There was also another problem: which period of these two genres are we talking about? If we're looking at the early years of space opera and epic fantasy, then the connection is apparent, but diffuse. Both epic fantasy (what might have been better termed as heroic fantasy in its "root" period) and space opera in the first half of the 20th century shared roots with the adventure fictions that preceded them. Space opera arose, more or less, out of the planetary romances of writers like Edgar Rice Burroughs, proto-space opera writers like E.E. "Doc" Smith (though some might disagree with that assessment) and late-19th century "future war fiction" (see I.F. Clarke; I would argue that space opera gets its political undercurrents from this movement). Both forms (space opera and planetary romance) are hard to distinguish, since they often share in the same melodrama, with "space opera" typically playing within a much wider canvas (though not always), and both forms share a common root in the late 19th century adventure stories and the pulps that followed.
These are simplistic explanations, of course. If you want to know the full history of either field -- science fiction or fantasy -- you need to read a few books on the subject, and that's certainly true of me, since fantasy is not my academic field. Regardless, even if we start from such fundamentals as the roots, it becomes clear that though the genres start from very similar places (divergent in parts, of course), their paths to the present were drastically different.
Space opera began to move away from its planetary romance roots by the time the Golden Age rolled around, embroiling its future narratives in complicated allegories of contemporary politics and economics and developing grandiose "universes" in which larger questions about humanity and its culture could be asked and sometimes answered. This is not to suggest that space opera discarded the melodramatic space adventures of its roots. Rather, space opera gained three faces best exemplified by Star Wars (1977; dir. George Lucas), Star Trek (1966-1969; created by Gene Roddenberry), and 2001: A Space Odyssey (1968; dir. Stanley Kubrick): it became the high-flying epic adventure of its roots (similar in style to early epic fantasy), the wide-canvas exploration of human ingenuity and identity, and the philosophical interrogation of the human self.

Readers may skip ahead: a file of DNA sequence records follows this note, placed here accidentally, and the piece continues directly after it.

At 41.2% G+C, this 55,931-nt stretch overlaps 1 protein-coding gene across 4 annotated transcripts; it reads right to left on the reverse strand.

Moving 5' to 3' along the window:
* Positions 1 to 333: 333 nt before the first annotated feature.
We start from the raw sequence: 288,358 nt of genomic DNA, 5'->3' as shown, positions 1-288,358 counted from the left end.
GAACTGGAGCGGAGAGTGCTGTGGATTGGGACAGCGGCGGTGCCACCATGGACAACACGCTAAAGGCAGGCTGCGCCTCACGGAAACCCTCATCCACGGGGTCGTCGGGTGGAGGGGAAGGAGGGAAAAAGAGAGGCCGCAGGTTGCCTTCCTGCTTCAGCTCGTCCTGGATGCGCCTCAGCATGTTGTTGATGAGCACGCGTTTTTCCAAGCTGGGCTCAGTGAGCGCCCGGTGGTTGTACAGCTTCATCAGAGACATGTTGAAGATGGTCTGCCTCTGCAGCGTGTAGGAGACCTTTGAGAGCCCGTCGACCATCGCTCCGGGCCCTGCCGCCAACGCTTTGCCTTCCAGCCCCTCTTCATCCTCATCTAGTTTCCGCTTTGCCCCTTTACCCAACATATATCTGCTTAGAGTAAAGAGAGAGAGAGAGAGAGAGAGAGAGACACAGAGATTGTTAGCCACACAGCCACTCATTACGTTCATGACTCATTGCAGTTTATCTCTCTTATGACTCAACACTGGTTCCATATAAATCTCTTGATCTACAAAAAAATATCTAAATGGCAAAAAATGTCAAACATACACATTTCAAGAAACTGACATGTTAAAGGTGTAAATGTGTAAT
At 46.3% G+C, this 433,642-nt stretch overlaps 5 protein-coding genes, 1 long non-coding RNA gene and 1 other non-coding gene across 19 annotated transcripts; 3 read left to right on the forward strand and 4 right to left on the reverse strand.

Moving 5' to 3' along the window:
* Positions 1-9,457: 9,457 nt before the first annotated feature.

I hope this is a real trend and not some figment of my imagination. Science fiction and fantasy are my great literary loves, but I think it's the perception of fantasy as the "less serious" genre which has left it out of academic conversations, except in those rare cases where one must talk about a fantasy without talking about it being a fantasy. I've certainly seen things changing within academia overall, though science fiction still remains the critical focus. But if I'm right that fantasy is pushing back against its roots, not to "diss" those roots, but to advance the genre as a whole towards more original (or at least less derivative) narrative practices, then fantasy will become as much a part of the academic discussion as science fiction. For me, that's a good thing, because it makes talking about fantasy less like talking with a push and more like having a conversation with a forest.
Of course, I could be very very wrong here. If so, please put forth your own argument in the comments!
: I would also suggest that most early space opera is decidedly not political in nature in the same way as "future war fiction." Its purpose was entertainment, if not explicitly, then certainly in form.
: I would distinguish planetary romance from space opera by arguing that the former typically focuses on adventures contained to a single world (i.e., Burroughs) while the latter typically explores multiple worlds and assumes interstellar space travel is "easy." These definitions do not hold as the New Wave or the New Space Opera movement significantly shift how space opera is perceived.
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